Signup date: 21 Mar 2011 at 11:12am
Last login: 10 Feb 2012 at 3:03pm
Post count: 52
This is an unanswerable question. It depends on the people, the relationship, the PhD. I will say though if you think it's stressful now, imagine what it will be like when he's writing up, or waiting for a viva date, or looking for work afterwards.
If you're young, you want or need to move somewhere else for your career - regardless of your partner's situation, whether they are doing a PhD or whatever, then you need to seriously consider what's important to you. Relationships always involve compromise, but when you have to give up something that feels like a part of you it can make you resentful and be quite poisonous. You really need the will to make it work.
Take my post with a pinch of salt, though. I'm currently in the middle of a messy relationship which has sort of broken up and feeling quite mixed up about it all. One of the contributing factors is the fact that I graduated in November and I am still out of work - I have to apply all over the country, too.
As someone else said, there's nothing wrong with presenting a paper on behalf of other authors if you're open about it. I've done it before, was at a conference, supervisor didn't come, and I presented a paper for him and others, as well as my own.
However, it's a dick move to put someone's name on work and drop it on them to present. It's easy for me to say now that I am through the process but I would outright say I was uncomfortable with it and that I'd be prepared to present it if my name was last or (as it was in my case) not on the paper at all.
In my case, before I presented I said that I was presenting on behalf of the other authors who unfortunately could not be present, that the work pre-dated my commencement of study but with that in mind I would be happy to field questions as best I could. I got asked a few, nothing too grave, but having briefly familiarised myself with the work I was able to provide brief but reasonable answers. It seemed like the only solution to me.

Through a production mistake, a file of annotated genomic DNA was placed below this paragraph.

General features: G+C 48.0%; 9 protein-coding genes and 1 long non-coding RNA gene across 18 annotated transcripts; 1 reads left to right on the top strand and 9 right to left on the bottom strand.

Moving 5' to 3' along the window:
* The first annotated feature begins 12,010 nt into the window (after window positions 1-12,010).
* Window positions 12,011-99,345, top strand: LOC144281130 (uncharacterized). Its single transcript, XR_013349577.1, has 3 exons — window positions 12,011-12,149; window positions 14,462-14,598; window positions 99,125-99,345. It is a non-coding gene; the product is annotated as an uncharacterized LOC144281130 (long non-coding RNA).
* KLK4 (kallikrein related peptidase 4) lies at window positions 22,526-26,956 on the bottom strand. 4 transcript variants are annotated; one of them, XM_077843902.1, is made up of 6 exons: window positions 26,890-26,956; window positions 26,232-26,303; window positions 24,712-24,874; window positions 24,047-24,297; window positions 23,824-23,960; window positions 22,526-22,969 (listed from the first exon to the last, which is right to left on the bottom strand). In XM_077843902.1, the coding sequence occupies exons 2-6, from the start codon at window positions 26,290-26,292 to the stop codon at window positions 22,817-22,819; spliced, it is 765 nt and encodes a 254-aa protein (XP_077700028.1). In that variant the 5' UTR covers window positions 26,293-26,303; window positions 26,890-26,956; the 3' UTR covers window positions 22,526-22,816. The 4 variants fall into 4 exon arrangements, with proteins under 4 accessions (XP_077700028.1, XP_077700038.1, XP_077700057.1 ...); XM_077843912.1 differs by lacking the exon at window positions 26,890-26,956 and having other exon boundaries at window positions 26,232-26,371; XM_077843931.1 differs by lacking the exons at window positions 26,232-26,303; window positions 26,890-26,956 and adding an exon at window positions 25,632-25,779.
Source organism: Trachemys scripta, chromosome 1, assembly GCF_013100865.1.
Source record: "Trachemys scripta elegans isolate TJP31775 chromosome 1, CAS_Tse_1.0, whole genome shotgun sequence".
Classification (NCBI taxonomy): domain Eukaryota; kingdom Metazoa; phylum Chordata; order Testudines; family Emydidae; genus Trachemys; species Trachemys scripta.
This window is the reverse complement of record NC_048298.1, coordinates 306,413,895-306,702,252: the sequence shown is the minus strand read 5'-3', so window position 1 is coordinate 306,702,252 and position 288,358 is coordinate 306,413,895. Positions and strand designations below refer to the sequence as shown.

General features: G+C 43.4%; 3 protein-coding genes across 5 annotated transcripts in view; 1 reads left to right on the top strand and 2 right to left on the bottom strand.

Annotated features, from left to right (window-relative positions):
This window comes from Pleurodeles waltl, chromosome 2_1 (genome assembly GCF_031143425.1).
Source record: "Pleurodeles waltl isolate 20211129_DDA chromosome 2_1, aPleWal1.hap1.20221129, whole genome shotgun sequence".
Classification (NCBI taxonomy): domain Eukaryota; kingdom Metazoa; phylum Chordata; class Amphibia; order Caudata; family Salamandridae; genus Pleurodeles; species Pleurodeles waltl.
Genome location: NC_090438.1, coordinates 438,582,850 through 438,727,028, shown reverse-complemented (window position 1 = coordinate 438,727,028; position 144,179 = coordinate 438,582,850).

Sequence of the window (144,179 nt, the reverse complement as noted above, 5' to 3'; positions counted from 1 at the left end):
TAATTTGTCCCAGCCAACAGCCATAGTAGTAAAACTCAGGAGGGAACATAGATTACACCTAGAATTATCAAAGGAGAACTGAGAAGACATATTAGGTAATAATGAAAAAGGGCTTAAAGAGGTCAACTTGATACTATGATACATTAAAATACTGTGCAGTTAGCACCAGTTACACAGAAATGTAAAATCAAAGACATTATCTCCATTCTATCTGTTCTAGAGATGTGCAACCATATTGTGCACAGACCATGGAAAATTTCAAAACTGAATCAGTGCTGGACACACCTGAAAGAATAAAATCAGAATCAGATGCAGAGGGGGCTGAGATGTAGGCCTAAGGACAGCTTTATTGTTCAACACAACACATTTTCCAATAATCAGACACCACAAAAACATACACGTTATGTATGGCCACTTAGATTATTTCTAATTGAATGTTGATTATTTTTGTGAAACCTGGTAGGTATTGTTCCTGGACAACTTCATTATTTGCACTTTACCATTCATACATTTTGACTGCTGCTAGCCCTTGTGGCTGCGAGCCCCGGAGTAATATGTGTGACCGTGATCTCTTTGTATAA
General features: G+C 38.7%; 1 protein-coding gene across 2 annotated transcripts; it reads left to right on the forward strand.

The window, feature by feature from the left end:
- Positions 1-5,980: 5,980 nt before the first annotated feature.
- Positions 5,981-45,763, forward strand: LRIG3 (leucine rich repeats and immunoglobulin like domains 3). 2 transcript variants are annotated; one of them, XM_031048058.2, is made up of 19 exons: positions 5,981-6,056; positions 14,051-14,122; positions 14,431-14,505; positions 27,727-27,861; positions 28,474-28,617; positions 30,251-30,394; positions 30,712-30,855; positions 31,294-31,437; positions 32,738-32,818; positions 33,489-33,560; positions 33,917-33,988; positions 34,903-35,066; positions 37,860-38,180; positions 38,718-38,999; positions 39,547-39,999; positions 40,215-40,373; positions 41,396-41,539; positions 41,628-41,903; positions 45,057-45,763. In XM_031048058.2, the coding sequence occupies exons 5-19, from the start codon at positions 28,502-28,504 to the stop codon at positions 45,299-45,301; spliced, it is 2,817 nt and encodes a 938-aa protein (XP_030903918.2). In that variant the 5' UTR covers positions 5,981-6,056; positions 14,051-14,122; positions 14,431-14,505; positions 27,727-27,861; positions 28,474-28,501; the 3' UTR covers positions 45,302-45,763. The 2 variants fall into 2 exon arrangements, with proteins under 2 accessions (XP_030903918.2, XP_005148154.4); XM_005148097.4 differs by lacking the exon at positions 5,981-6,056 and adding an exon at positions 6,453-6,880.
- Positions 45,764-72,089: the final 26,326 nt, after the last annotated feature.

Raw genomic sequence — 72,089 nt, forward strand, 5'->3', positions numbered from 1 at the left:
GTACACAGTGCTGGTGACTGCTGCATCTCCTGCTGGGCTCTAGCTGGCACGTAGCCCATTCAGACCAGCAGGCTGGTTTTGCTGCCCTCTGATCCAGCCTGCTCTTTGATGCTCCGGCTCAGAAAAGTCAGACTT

If this is the only reason she's going to the conference, I think my suggested solution would be to re-jig the order of the authors. Stick her name last and learn it a bit. Of course there's other factors, like does she have another paper to present at this conference, how long has she got, how closely related is the work to her area of expertise etc. If her name goes last and she is responsible for preparing the slides or revising the paper at all then it's not especially misleading.
250 pages, 233 references. In general terms I think I was fairly thorough and I don't think 'over-referencing' is really a problem if the things being referenced are relevant. The main thing is that you don't reference badly or mislead the reader about the point you are trying to make and how it relates to the literature.
This information is fairly useless, though, since everyone's studies are different. My longest chapter was also the one with the least references. *shrug*
My last post made me look like I think I'm the coolest dude ever. I am pretty cool but that's not what I meant - my point was that there's only so much you can do in terms of prep anyway so if the viva creeps up on you after seeming far away, as long as you've refreshed your memory and your dissertation is half decent then you should do well.